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Open Access Highly Accessed Open Badges Research article

Traditional circumcision during manhood initiation rituals in the Eastern Cape, South Africa: a pre-post intervention evaluation

Karl Peltzer12*, Ayanda Nqeketo1, George Petros1 and Xola Kanta3

Author Affiliations

1 Health Systems Research Unit, Social Aspect of HIV/AIDS and Health, Human Sciences Research Council, Pretoria, South Africa

2 Department of Psychology, University of the Free State, Bloemfontein, South Africa

3 Impilo ya Bantu Health, Lusikisiki, South Africa

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BMC Public Health 2008, 8:64  doi:10.1186/1471-2458-8-64

Published: 19 February 2008



Circumcisions undertaken in non-clinical settings can have significant risks of serious adverse events, including death. The aim of this study was to test an intervention for safe traditional circumcision in the context of initiation into manhood among the Xhosa, Eastern Cape, South Africa.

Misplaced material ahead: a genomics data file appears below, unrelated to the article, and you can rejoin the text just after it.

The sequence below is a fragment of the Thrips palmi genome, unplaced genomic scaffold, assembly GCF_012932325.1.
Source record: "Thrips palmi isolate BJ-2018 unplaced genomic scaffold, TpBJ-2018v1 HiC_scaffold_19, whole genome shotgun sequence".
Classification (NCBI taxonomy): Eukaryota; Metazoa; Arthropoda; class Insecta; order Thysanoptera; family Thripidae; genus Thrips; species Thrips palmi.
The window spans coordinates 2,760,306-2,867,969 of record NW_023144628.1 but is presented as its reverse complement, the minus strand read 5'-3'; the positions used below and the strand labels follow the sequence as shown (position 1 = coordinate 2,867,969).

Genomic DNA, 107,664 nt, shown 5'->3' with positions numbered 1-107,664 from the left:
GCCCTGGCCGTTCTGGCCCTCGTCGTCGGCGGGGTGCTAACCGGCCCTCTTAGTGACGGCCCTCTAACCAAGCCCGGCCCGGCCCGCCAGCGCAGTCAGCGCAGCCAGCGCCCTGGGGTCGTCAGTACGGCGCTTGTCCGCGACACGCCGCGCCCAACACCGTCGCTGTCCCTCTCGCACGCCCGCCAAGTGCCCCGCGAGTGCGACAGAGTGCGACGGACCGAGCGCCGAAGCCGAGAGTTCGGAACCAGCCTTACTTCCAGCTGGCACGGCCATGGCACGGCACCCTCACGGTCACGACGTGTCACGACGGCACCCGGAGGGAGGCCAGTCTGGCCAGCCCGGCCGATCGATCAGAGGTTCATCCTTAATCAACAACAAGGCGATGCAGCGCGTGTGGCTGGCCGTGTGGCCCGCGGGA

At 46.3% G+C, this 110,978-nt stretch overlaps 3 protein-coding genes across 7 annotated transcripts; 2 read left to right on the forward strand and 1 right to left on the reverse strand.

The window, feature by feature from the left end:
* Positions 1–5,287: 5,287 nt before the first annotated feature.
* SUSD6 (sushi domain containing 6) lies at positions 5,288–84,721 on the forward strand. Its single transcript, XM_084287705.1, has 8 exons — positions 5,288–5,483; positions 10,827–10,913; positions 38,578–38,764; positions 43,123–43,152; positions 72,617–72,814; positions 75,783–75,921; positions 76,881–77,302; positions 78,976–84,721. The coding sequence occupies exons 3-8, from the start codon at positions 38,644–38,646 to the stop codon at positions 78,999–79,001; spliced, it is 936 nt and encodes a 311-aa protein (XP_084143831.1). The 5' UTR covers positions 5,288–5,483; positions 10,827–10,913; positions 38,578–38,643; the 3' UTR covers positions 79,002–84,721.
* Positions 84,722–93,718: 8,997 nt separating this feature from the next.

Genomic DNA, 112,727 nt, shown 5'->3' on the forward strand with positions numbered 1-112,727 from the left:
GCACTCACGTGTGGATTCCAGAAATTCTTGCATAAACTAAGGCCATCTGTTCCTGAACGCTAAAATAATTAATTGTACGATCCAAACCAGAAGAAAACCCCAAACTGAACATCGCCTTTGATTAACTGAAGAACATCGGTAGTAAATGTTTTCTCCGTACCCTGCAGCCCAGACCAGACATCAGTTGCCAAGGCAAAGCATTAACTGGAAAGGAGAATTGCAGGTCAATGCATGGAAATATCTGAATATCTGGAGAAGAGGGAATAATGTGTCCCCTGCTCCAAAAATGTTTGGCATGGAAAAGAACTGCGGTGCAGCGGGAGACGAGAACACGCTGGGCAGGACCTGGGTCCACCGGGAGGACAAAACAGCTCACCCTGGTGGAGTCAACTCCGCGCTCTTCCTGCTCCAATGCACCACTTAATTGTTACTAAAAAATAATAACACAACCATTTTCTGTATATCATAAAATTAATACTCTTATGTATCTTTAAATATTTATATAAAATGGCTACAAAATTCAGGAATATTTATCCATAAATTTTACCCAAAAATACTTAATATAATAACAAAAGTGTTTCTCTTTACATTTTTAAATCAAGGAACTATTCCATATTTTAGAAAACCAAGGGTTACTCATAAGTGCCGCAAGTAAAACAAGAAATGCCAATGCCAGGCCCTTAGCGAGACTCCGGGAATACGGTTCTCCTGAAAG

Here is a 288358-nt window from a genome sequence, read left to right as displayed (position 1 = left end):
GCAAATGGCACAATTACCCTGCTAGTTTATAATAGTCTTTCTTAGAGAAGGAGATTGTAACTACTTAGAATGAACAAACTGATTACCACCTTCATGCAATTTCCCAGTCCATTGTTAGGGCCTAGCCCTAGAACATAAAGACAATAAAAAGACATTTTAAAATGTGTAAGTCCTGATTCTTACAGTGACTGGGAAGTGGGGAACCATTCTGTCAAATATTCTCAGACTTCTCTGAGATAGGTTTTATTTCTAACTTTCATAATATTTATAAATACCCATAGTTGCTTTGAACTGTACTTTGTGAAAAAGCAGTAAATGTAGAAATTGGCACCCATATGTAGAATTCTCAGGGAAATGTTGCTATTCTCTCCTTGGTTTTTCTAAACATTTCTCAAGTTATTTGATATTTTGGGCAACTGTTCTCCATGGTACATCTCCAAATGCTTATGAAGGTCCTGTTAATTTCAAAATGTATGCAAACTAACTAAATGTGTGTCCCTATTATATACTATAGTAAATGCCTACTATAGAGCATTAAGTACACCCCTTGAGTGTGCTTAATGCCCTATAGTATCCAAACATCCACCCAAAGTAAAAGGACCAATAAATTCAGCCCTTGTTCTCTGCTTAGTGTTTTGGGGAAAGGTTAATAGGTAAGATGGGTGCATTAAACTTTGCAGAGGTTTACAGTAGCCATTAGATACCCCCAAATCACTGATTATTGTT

Traditional surgeons and nurses registered with the health department were trained over five days on ten modules including safe circumcision, infection control, anatomy, post-operative care, detection and early management of complications and sexual health education. Initiates from initiation schools of the trained surgeons and nurses were examined and interviewed on 2nd, 4th, 7th and 14th day after circumcision.


From 192 initiates physically examined at the 14th day after circumcision by a trained clinical nurse high rates of complications were found: 40 (20.8%) had mild delayed wound healing, 31 (16.2%) had a mild wound infection, 22 (10.5%) mild pain and 20 (10.4%) had insufficient skin removed. Most traditional surgeons and nurses wore gloves during operation and care but did not use the recommended circumcision instrument. Only 12% of the initiates were circumcised before their sexual debut and they reported a great deal of sexual risk behaviour.


Findings show weak support for scaling up traditional male circumcision.